Sony’s Head Mounted Display: HMZ-V1


At CES 2011, this was demoed as a mere concept, now it’s scheduled to be a real shipping product.

  • Twin 720p OLED displays. Supposedly this provides higher image quality than traditional LCD displays.
  • Optical lenses give the viewer a widescreen 45-degree horizontal viewing angle. The lenses simulate a 750-inch virtual screen with a virtual viewing distance of approximately 20m (quoted from Sony PR, yes they are mixing metric/English units).
  • Stereoscopic 3D support that works at full brightness that is 100% crosstalk free.
  • HDMI in and HDMI passthrough
  • Requires wired connection to separate processing box.
  • Integrated Virtual Surround Sound Audio.

IGN has an excellent hands on preview.

A few comments:

  • This is a large advance over previous displays of this type.
  • The obvious missing feature is head tracking. I assume the hold up is there are no game systems or other devices that currently use head tracking data.
  • Ultimately, I’m hoping Sony creates a PlayStation platform dedicated to the VR input/output form factor.
  • On PlayStation’s idea sharing site, where users can submit PlayStation wish list ideas and vote on them, I submitted this concept as an idea (with head tracking) several times in 2010. For some reason, the idea never made it through their audit process, never got published, and my support requests were ignored. Obviously, they were working on this exact idea as I was submitting it, so I wonder if they blocked it purposely.

Written by: Darrin - Contributing Editor


  1. #1 by Jay on August 31st, 2011 [ 83111 Points ]

    hmm, I think display sizes are measured in inches universally, and this might be through European PR, hence the metric measurement (for those who don’t know metric, 20m is approximately 65.5 feet)

  2. #2 by xDeFcoN_2FasT4Ux on September 1st, 2011 [ 2160 Points ]

    Hmm. Darrin your last comment is plausible. And well, I have a question, isn’t this bad for your eyes, or have they made it so that it does no eye damage?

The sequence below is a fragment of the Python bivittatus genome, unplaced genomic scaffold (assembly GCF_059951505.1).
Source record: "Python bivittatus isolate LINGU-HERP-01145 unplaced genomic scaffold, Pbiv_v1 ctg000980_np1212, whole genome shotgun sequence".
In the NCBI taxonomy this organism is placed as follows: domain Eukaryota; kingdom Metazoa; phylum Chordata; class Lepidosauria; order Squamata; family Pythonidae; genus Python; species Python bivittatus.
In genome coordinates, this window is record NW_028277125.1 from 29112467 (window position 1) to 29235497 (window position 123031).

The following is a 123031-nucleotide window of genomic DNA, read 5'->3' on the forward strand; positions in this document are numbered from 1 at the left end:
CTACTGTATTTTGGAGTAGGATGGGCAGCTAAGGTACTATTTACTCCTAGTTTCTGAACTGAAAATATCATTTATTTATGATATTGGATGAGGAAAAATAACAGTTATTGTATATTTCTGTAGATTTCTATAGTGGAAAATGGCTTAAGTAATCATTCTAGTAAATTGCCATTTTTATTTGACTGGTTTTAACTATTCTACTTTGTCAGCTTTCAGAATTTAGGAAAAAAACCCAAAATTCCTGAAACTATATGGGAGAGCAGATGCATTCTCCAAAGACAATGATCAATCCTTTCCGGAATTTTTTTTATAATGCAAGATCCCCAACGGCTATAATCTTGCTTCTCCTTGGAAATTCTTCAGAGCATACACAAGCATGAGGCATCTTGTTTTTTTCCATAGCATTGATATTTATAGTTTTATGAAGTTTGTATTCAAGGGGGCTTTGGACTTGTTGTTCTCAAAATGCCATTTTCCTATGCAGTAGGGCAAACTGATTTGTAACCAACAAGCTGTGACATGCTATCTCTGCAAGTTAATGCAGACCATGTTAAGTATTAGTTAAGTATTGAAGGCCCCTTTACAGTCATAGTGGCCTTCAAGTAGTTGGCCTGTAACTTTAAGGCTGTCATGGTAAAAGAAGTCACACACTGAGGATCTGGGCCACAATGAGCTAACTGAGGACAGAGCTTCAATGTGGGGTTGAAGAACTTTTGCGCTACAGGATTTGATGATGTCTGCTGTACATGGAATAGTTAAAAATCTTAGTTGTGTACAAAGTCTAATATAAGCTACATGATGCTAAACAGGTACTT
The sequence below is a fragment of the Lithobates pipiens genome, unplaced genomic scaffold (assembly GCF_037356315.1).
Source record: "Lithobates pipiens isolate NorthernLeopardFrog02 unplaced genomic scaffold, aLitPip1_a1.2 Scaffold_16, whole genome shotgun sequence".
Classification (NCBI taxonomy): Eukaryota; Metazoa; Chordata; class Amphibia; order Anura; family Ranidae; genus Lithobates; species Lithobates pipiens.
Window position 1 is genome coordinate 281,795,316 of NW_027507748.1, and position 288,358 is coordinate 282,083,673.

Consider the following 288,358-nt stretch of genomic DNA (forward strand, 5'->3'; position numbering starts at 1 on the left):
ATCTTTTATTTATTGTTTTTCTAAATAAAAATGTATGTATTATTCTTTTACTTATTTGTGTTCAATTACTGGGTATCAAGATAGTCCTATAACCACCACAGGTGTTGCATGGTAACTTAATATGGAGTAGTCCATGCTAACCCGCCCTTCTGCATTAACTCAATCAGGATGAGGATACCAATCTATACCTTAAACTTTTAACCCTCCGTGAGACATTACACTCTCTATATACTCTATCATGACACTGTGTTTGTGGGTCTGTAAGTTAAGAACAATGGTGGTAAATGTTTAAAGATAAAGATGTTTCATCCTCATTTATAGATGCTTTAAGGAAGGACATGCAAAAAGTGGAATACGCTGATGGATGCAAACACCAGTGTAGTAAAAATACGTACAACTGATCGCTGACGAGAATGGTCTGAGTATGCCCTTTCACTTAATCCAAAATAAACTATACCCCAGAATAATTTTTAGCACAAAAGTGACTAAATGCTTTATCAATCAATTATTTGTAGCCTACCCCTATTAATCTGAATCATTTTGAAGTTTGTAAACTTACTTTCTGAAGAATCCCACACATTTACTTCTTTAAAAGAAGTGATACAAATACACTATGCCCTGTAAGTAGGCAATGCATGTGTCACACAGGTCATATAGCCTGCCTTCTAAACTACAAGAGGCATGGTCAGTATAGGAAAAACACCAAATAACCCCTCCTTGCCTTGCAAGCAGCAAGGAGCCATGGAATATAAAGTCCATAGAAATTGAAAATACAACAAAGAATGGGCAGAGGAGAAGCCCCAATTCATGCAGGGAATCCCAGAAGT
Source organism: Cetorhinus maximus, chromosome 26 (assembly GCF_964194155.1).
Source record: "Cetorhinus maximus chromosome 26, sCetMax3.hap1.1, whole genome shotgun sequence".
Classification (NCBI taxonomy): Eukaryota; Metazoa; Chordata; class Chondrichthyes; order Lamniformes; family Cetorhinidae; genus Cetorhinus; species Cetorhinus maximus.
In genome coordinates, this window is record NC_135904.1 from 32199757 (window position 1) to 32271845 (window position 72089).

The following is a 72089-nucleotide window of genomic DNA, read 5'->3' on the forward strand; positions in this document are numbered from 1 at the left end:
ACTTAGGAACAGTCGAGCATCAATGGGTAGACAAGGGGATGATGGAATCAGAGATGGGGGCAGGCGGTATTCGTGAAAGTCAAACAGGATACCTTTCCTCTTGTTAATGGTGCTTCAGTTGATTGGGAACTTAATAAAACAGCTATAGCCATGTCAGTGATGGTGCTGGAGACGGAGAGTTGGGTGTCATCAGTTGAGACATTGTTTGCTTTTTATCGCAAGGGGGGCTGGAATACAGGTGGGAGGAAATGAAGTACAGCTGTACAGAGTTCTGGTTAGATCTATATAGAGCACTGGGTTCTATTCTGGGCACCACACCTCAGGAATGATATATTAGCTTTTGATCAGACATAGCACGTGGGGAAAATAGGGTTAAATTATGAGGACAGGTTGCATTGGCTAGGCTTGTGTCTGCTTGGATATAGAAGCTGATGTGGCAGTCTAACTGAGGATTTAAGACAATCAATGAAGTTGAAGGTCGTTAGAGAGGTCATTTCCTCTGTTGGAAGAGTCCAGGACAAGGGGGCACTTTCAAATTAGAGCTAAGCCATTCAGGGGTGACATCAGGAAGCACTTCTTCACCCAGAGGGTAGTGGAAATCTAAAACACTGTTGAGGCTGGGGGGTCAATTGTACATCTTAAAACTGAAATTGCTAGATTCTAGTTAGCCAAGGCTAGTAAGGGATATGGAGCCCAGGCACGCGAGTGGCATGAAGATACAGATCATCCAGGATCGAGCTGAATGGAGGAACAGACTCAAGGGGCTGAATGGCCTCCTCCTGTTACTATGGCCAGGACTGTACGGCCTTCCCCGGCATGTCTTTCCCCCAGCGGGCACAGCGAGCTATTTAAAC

3. #3 by Pedro on September 1st, 2011 [ 39949 Points ]

    However cool this is, I’d have to try it extensively before I commit. And it’s going to be $700, which might be “a little” too much if you’d ask me.

  4. #4 by premiersoupir on September 1st, 2011 [ 17020 Points ]

    yeah, seems really neat, but the price has to come wa-a-ay down. maybe people could be enticed for something on the order of $250-300? IGN reports $800, btw.

  5. #5 by Darrin on September 1st, 2011 [ 17143 Points ]

    @xDeFcoN, I doubt that there is much eye damage. There may be some small or reversible issues, but anything more serious probably would have been noticed by now. Obviously, as these become more widespread, we will know more.

    $780 is too much for casual users and impulse purchasers, but it looks like it has the best price:quality ratio in it’s category by a long shot. I’m tempted to buy, but I’d also like to wait for the second generation: I’m inclined to wait a year or two and get the next major iteration with all the first-gen issues worked out.

  6. #6 by Markus on September 1st, 2011 [ 4322 Points ]

    I wonder what gaming will be like in 30 years… I should live that long lol… Going to be crazy!

  7. #7 by Jason on September 1st, 2011 [ 26366 Points ]

    sucks for people who wear glass’s. Guess its time for that laser surgery eh

  8. #8 by Pedro on September 1st, 2011 [ 39949 Points ]

    I agree with Darrin. I also think $700 – 800 is too much for the casual gamer, but more importantly it’s not something you’ll want to get if you upgrading from a tube TV for example, since only one person can wear it at a time. That’s also the reason I think this might be really good for gaming, but less so for movies and TV.

    And as much as this amazes me, as I said, I’d like to try it beforehand, but waiting a year or two for a model with all the kinks sorted out sounds like a good idea too.

    @Jason, maybe it can work with smaller glasses? The headset seems big enough…

  9. #9 by Jay on September 1st, 2011 [ 83111 Points ]

    @Pedro: the downside, by looking at the design, is that the area around the eyes seem to have to be flush against the skin, and having glasses will prevent you from being able to use it properly, possibly even causing focusing problems and/or eye strain (as well as outside ambient light possibly washing out the picture). With that said, this would definitely, hands down, provide the best 3D output.

  10. #10 by Pedro on September 1st, 2011 [ 39949 Points ]

    It should work with lenses though… And yes, this would provide “the ultimate” 3D experience because of the individual screens for each eye, that would mean no more glasses (which definitely would be better because 3D glasses are always a little dark) and possibly a greater sense of volume…

  11. #11 by Darklurkr23 on September 1st, 2011 [ 23156 Points ]

    No NO No. Stop with the Virtual Boy crap. That’s TOO CLOSE to your face. Eye strain ahoy! What can’t companies understand about this?

  12. #12 by Emrah on September 2nd, 2011 [ 7319 Points ]

    Since the image would be relayed as if coming from 20m, so I don’t think there would be eye-strain at all, it might be very pleasing to look at. Also, there *might* be a focal correction option for people with myopia to use the system without glasses. :Not probable, but it’d be nice..

    (Btw, the metric / english system mix-up is on purpose, as even here the screens are noted by the inches, the stores do not use the metric system in model names and sizes, so we buy 42 inch screens etc etc.)


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